Sparks fly as Vatican conference challenges China on organs

Sparks fly as Vatican conference challenges China on organs

In 2015, China officially ended the systematic use of organs from executed or detained prisoners in transplant procedures, but international human rights groups and medical ethicists have called for more transparency.

china, china organ donation, china prisoners, chinese prisoners, china organ harvest rule, china illegal organ transplant, china news, world news
The advocacy group Doctors Against Forced Organ Harvesting (DAFOH) said in a statement on Tuesday there was “no evidence that past practices of forced organ harvesting have ended” in China. (Representational)

Participants at a Vatican conference on organ trafficking challenged China to allow independent scrutiny to ensure it is no longer using organs from executed prisoners, saying Chinese assurances aren’t enough to prove the transplant program has been reformed. Sparks flew in the afternoon session of the meeting as China’s former vice health minister, Dr. Huang Jiefu, sought to assure the international medical community that China was “mending its ways” after declaring an end to the prisoner harvesting programme in 2015.

Watch What Else Is Making News

“I am fully aware of the speculation about my participation in the summit,” Huang told the conference, citing “continuing concerns about the transplant activities.”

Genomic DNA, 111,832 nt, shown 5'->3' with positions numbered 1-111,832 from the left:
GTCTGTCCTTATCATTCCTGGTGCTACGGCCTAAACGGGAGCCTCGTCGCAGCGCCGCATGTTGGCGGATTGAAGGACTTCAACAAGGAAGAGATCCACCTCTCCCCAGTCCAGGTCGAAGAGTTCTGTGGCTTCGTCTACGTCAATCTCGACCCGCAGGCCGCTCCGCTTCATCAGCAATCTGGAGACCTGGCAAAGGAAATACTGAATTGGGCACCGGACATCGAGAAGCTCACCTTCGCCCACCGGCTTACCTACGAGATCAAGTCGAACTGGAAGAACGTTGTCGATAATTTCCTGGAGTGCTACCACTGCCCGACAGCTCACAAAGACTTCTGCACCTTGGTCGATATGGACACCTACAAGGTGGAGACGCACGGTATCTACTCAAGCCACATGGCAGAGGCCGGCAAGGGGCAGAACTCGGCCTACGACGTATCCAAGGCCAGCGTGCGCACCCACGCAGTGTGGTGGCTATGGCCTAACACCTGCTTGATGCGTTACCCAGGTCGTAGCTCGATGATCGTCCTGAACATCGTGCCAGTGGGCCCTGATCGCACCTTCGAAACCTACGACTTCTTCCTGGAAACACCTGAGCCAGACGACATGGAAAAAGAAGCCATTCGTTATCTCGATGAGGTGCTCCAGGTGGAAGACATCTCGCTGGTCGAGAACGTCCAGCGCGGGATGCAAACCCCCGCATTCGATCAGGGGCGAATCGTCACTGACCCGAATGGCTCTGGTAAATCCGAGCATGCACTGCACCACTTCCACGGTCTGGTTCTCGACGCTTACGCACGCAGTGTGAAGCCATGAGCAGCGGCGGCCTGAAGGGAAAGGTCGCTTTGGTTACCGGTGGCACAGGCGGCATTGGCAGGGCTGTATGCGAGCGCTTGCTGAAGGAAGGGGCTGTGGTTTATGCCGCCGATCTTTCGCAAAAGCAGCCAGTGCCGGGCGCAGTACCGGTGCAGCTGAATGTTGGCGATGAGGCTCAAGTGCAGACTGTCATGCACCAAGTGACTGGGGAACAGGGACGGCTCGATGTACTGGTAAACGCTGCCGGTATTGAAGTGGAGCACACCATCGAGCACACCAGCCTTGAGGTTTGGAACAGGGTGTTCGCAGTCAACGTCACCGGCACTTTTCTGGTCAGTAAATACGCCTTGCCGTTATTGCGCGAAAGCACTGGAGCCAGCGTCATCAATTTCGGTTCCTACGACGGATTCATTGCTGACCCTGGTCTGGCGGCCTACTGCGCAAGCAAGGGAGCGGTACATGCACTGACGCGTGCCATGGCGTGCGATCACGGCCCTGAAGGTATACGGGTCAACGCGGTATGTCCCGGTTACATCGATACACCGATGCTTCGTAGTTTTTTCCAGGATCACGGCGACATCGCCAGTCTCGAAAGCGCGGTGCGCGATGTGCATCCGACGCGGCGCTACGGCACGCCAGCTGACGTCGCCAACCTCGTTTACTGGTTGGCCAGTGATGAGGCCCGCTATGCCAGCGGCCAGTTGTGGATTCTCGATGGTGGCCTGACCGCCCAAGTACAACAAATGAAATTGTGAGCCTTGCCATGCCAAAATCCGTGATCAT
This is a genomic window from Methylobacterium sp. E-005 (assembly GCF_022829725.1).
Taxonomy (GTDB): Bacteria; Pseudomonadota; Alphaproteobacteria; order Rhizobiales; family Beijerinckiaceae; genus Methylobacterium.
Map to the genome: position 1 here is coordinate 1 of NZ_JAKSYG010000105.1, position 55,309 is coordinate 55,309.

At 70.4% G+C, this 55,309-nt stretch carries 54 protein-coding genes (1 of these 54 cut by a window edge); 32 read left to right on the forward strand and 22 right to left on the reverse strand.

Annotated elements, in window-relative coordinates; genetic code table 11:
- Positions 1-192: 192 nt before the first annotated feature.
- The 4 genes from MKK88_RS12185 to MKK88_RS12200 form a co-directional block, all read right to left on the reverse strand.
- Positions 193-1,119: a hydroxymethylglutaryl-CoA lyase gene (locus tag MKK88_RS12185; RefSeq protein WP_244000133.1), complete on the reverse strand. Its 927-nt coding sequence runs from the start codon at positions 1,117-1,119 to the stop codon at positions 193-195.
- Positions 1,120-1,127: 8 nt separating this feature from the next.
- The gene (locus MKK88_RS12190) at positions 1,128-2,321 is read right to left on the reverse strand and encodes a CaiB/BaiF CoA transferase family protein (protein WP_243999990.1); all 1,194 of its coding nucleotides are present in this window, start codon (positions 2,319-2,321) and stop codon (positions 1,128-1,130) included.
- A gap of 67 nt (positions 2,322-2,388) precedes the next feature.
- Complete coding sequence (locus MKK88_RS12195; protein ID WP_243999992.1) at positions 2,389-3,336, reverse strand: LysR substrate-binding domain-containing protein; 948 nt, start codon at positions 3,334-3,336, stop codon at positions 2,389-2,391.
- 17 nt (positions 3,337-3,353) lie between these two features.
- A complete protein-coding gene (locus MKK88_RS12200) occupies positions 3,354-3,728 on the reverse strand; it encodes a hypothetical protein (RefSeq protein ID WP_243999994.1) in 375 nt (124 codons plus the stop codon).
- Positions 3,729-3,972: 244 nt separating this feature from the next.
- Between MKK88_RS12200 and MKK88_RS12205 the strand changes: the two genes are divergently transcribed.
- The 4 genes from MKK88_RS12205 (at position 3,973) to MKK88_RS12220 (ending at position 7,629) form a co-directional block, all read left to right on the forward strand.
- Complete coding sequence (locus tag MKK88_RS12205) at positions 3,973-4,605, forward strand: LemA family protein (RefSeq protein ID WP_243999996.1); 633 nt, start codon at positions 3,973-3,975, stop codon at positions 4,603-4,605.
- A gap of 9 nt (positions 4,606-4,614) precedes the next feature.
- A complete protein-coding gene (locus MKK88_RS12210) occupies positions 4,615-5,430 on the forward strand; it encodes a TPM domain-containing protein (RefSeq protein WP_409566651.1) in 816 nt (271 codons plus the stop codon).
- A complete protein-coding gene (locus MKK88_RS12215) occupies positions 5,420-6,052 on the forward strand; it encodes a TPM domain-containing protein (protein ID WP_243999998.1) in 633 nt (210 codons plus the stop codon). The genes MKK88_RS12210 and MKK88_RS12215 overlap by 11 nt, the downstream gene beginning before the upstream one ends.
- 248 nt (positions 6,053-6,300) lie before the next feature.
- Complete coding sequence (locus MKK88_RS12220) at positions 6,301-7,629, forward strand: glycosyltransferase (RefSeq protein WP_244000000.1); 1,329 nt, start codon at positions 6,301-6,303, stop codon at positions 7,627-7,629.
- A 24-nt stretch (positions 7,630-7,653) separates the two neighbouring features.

He provided scant data to rebut critics, however, showing only two slides indicating an increased number of living and deceased donors in recent years and China’s recent efforts to crack down on black market transplant activities.

Huang first publicly acknowledged the inmate harvesting organ program in 2005 and later said as many as 90 percent of Chinese transplant surgeries using organs from dead people came from executed prisoners.


He has spearheaded a reform effort and pledged that China put an end to the program in 2015. But doubts persist that China is meeting its pledge, given its lack of transparency, the severe shortage of organ donors and China’s longstanding black-market organ trade.

Huang’s colleague, Dr. Haibo Wang, stressed the sheer impossibility of trying to fully control China’s transplant activity since there are 1 million medical centers and 3 million licensed doctors operating in the country.

As a result, China proposed at the Vatican meeting that the World Health Organisation form a global task force to help crack down on illicit organ trafficking.

Dr. Jacob Lavee, president of Israel’s transplant society, insisted in response that WHO be allowed to conduct surprise inspections and interview donor relatives in China.

“As long as there is no accountability for what took place … there can be no guarantee for ethical reform,” he told the conference in a heated exchange.

He was joined by Dr. Gabriel Danilovitch, from the UCLA Medical Center, who challenged the Chinese delegation to declare straight out if prisoner organs were no longer used.

Wang countered that he and Huang spent the past 12 years battling critics inside China and out to reform the sector, and said China shouldn’t be singled out for spot WHO inspections.